Jacob Lawrence (1917-2000)
Jacob Lawrence (1917-2000)

The Fur Coat

Jacob Lawrence (1917-2000)
The Fur Coat
signed and dated 'Jacob Lawrence/48' (lower right)
tempera and pencil on board
20 x 16 in. (50.8 x 40.6 cm.)
Painted in 1948.
The artist.
Private collection, New York, 1948.
By descent to the present owner.
P.T. Nesbett, M. DuBois, Jacob Lawrence: Paintings, Drawings and Murals (1935-1999), A Catalogue Raisonné, Seattle, Washington, 2000, p. 111.
P. Hills, Painting Harlem Modern: The Art of Jacob Lawrence, 2010, Berkeley, California, pp. 194-95, 339, fig. 146, illustrated.

Please note that this lot is accompanied by a letter from Peter T. Nesbett, co-author of Jacob Lawrence: Paintings, Drawings, and Murals (1935-1999), a Catalogue Raisonné.
New York, DC Moore Gallery, Jacob Lawrence Paintings, Drawings & Prints from 1937-1998, December 12, 2001-January 26, 2002.
New York, DC Moore Gallery, Jacob Lawrence Moving Forward: Paintings, 1936-1999, February 13-March 22, 2008, pp. 11, 32, 76, illustrated.
Sale room notice
The present work has been requested for a loan exhibition at the Haggerty Museum of Art at Marquette University, Milwaukee, Wisconsin, which owns the related Jacob Lawrence painting Birth.

Lot Essay

By 1948 when The Fur Coat was painted, Jacob Lawrence had already earned a national reputation due to his renowned Migration series. Twenty-six of the panels from this series were published in the November 1941 issue of Fortune magazine, and the whole series went on a fourteen-city tour from 1942-44 sponsored by the Museum of Modern Art, New York. In the fall of 1942, Lawrence returned to Harlem a success after spending about ten months in the South, and he began painting street scenes and interior views of his New York neighborhood. In his works from the late 1940s, such as The Fur Coat, Lawrence captured all variants of city living, confirming for Harlem residents that they were not invisible in the world and portraying them as people filled with grit, determination and endurance.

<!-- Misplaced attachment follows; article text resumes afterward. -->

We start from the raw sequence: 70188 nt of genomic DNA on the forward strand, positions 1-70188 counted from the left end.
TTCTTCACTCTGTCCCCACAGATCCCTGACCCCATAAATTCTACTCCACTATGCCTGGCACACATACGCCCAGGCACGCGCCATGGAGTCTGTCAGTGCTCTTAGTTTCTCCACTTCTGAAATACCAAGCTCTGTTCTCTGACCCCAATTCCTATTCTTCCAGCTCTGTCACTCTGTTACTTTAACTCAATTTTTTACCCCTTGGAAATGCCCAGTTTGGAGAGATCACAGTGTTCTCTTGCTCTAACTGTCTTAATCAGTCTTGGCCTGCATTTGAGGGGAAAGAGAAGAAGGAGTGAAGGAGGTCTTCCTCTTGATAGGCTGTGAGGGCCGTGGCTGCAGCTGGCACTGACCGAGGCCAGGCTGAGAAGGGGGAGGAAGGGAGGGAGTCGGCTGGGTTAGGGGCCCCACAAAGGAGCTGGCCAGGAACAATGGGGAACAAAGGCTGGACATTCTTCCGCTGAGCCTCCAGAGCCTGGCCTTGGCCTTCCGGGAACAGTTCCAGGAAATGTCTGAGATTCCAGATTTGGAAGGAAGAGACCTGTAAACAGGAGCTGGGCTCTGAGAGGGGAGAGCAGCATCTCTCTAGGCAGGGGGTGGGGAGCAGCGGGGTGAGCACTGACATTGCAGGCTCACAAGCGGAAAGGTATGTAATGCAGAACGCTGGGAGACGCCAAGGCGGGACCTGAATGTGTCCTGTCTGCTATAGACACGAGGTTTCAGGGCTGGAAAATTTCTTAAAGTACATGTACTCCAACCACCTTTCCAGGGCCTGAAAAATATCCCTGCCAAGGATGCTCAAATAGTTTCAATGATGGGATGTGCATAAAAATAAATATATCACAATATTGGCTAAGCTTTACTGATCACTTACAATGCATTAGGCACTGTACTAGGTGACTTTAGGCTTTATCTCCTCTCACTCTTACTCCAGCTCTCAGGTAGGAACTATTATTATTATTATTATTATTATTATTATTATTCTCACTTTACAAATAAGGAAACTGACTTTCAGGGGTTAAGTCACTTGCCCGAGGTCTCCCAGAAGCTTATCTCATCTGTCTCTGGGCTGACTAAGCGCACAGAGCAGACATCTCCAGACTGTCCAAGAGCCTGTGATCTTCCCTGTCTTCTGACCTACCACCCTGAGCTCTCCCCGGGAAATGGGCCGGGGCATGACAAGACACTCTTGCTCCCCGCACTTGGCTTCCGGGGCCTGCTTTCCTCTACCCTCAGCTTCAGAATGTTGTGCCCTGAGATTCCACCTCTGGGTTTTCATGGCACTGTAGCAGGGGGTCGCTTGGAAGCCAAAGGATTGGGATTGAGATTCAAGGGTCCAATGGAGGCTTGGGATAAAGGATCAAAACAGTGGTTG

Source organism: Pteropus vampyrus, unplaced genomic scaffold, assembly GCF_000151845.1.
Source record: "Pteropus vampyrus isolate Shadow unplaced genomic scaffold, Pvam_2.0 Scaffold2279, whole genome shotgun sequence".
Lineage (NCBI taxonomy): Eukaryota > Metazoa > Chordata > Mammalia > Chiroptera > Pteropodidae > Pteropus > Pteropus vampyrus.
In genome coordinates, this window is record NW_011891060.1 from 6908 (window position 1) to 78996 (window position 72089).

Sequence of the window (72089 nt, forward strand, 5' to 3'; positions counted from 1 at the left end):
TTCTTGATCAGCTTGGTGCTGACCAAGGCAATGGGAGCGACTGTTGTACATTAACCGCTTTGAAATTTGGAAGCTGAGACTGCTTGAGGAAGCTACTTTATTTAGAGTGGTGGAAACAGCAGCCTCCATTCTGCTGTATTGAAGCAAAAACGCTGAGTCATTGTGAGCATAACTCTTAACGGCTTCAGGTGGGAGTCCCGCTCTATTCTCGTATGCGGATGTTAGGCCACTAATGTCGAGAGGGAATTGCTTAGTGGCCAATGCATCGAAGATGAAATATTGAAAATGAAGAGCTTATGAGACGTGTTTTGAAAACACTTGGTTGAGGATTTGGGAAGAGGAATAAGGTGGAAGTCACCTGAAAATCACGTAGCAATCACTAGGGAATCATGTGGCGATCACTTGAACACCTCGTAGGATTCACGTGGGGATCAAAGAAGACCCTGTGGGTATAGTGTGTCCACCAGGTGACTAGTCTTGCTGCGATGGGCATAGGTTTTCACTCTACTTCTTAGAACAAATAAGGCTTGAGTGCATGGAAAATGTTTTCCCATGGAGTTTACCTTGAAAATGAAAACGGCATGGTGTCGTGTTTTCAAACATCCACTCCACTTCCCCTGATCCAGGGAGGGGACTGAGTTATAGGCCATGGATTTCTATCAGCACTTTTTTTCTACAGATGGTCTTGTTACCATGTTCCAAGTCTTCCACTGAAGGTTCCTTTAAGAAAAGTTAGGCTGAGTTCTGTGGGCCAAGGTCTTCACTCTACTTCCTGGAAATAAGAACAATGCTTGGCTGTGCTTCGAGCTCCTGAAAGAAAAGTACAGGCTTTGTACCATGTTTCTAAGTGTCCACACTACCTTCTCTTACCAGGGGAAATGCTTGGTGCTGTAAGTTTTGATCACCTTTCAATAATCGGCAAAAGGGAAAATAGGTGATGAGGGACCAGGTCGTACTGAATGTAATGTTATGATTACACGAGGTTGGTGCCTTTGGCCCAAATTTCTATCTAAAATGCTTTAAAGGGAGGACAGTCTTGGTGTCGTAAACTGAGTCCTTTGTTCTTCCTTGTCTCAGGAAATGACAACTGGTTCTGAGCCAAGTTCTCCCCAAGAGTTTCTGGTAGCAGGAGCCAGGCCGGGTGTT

The Fur Coat is one of Lawrence’s most poignant scenes of an extended African-American family in an urban interior setting. The work was one of two paintings commissioned by Seventeen magazine in 1948; the other was titled Birth. In The Fur Coat, visitors have come to mourn the loss of a baby and comfort the grieving mother, who is surrounded by other children--perhaps her own or those of the visitor sitting in the chair at the bedside. Visible at the end of the corridor in this railroad apartment is a tall light-haired and fair-skinned woman in a fur coat tying her headscarf and preparing to leave. While the identity of the tall figure in the fur coat remains unknown, Patricia Hills and Michelle du Bois have suggested that Lawrence's wife, fellow artist Gwendolyn Knight, may have served as a model. (P. Hills, Painting Harlem Modern: The Art of Jacob Lawrence, Berkeley, California, 2010, p. 314n82) Clearly a visitor to this domestic scene of anguish, the presence of the titular woman in the fur coat serves to heighten the powerful depiction of the foreground group's enduring family spirit.

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